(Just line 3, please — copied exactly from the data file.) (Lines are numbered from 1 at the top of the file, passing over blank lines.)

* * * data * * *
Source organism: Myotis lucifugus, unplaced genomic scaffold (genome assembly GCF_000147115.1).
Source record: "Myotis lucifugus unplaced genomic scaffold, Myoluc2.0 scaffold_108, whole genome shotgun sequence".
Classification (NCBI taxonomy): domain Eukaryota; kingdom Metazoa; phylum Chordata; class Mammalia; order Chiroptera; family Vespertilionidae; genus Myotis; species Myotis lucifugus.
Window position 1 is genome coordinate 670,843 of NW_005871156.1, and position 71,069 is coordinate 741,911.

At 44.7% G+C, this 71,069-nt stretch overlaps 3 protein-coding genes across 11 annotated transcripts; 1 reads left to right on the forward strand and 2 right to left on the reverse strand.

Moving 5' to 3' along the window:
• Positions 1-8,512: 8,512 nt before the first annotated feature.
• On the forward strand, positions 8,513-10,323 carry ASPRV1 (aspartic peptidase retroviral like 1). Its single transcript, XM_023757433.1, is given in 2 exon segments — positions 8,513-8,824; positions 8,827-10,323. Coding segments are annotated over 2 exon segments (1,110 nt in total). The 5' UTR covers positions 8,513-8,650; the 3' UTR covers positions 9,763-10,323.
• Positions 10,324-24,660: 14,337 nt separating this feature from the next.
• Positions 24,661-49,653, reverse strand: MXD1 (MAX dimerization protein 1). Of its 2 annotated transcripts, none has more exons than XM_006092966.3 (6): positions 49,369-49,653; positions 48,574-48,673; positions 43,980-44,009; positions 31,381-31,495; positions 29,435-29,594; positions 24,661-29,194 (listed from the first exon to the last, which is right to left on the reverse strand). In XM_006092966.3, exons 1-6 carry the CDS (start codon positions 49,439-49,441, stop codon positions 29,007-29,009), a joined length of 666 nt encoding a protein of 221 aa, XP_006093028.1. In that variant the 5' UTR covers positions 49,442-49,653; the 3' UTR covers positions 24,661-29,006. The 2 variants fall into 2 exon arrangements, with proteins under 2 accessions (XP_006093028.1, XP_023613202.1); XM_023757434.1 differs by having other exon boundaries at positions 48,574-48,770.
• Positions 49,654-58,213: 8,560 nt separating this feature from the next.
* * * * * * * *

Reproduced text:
Classification (NCBI taxonomy): domain Eukaryota; kingdom Metazoa; phylum Chordata; class Mammalia; order Chiroptera; family Vespertilionidae; genus Myotis; species Myotis lucifugus.